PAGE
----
iPhone melts in sun, says customer

 cnet.com  6/20/2017 5:46:43 PM   Chris Matyszczyk

 Technically Incorrect offers a slightly twisted take on the tech that's taken over our lives.

Some parts of the world are currently boiling.

Why, some smaller jets can't even land at or takeoff from Phoenix Airport because it's 120 degrees. In the UK, of course, a heatwave is anything over 70. Brits begin to burn at that temperature. 

Still, it seems that one Apple customer didn't quite appreciate that her iPhone 6S might also be susceptible to a little sunstroke when it's 86 degrees outside. 

As CornwallLive reports, an unnamed woman discovered this to her cost. Her phone repair specialist, Dave Tech Guy, told CornwallLive: "It was a girl who had been out walking, had stopped for lunch, and the phone was on the top of her bag." Where it reportedly sat for an hour.

Of course Dave Tech Guy isn't his real name. It's David Gilmore. He posted images of the iPhone to his Facebook page on Tuesday. They are, indeed, gruesome. "The sun was strong enough to heat up the screen so much it melted the screen connectors," he said on Facebook.

This is what happens when you leave your phone in direct sunlight 😧😧😧 the sun was strong enough to heat up the screen so much it melted the screen connectors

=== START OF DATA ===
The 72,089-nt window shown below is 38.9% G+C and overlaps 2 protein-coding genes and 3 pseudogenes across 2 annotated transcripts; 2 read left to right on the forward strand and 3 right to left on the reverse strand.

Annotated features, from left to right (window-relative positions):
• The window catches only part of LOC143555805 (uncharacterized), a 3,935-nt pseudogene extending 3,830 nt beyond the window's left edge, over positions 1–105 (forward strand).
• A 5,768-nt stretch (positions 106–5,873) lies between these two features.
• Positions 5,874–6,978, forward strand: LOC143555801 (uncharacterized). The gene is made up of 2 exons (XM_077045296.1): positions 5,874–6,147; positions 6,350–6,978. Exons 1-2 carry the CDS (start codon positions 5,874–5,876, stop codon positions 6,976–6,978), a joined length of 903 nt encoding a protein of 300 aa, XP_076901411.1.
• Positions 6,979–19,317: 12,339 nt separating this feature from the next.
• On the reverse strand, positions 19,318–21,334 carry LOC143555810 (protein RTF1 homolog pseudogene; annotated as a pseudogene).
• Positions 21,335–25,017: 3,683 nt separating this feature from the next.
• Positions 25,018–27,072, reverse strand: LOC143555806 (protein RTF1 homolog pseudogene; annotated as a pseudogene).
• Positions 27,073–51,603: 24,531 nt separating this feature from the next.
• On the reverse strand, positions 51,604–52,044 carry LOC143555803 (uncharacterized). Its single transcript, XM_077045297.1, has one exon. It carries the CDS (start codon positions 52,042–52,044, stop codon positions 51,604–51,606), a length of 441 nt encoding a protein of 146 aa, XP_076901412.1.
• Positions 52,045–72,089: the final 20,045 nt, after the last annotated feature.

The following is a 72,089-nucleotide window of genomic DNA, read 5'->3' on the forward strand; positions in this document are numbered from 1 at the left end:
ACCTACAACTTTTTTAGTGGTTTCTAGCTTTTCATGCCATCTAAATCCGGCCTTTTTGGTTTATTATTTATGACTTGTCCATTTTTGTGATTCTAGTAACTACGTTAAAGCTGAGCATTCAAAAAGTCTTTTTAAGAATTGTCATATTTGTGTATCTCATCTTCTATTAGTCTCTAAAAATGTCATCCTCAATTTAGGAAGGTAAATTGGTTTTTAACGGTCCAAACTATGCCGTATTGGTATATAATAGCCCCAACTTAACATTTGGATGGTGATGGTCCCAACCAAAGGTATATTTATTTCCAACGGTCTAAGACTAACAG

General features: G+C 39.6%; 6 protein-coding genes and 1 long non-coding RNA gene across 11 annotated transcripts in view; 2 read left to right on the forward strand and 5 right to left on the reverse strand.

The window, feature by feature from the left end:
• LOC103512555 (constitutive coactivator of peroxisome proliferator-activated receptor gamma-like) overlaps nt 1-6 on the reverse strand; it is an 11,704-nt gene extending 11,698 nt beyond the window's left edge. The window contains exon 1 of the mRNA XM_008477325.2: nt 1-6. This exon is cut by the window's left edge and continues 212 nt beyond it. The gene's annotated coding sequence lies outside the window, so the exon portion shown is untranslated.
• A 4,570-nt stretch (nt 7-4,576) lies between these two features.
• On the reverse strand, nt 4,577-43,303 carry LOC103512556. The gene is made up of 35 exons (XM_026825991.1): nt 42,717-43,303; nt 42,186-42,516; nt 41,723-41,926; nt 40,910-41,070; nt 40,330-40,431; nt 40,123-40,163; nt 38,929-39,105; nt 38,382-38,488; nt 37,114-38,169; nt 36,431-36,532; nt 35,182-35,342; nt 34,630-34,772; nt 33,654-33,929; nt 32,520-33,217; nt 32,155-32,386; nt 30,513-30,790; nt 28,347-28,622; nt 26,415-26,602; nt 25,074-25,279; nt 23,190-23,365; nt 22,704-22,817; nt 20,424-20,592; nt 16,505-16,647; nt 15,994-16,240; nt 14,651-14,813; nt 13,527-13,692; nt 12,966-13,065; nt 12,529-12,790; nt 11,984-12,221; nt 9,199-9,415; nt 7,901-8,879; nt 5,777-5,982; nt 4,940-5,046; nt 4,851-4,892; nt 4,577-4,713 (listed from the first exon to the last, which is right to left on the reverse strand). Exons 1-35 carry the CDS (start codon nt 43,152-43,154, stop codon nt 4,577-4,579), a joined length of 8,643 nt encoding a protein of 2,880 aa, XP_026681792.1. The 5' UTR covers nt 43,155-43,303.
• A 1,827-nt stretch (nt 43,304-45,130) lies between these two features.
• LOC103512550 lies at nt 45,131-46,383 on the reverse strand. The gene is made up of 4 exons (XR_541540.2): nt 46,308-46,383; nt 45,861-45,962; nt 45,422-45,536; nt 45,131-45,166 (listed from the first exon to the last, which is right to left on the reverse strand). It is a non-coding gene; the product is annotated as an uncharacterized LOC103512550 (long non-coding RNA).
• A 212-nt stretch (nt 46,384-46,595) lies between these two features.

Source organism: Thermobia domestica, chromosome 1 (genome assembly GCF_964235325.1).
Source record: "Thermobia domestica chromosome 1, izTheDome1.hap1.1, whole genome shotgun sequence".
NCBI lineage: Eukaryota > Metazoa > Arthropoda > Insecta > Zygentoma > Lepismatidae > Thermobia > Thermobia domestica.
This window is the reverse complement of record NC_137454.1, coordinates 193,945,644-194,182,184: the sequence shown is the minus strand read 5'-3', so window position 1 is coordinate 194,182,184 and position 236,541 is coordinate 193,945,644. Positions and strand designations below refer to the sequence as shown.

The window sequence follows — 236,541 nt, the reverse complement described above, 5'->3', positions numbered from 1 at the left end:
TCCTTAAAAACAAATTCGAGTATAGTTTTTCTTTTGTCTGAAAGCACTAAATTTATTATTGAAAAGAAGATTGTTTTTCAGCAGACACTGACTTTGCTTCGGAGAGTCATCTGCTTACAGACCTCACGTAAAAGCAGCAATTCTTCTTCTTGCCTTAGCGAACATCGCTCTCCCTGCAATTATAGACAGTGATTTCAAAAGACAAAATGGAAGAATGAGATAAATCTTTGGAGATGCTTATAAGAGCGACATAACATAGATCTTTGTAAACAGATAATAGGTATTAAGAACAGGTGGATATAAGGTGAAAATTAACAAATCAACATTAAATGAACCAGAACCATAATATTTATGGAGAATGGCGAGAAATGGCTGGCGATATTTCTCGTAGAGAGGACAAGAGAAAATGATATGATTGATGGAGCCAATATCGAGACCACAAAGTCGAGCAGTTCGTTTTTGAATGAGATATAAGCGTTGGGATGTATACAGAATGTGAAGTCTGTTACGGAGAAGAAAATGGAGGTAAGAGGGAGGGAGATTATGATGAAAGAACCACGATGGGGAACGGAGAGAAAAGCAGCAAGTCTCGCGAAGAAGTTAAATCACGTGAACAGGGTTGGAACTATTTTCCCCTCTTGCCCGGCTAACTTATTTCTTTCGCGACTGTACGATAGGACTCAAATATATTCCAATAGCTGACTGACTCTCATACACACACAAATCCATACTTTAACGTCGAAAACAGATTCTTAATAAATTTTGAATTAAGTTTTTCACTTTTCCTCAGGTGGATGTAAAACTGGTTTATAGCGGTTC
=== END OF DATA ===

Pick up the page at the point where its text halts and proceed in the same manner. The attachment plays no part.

Posted by David Gilmore on Tuesday, June 20, 2017

The consequences were painful. "It's the worst damage of this sort I've seen," Gilmore told CornwallLive. He said even the camera had melted. He believes the phone to be unsalvageable. 

Neither Apple nor Gilmore immediately responded to requests for comment.

Apple support pages suggest that 32 degrees is the minimum and 95 degrees is the maximum temperature of tolerance for iOS devices.

"Leaving the device in direct sunlight for an extended period of time," is not a good idea, the support pages explain.

Moreover, iPhones normally offer a warning on the screen that they're getting a little too hot. 

Still, if this phone is indeed a write-off, it's a painful way to learn.

Please remember, therefore, keep your phone out of the sun. And no, slathering sunscreen on it won't help.

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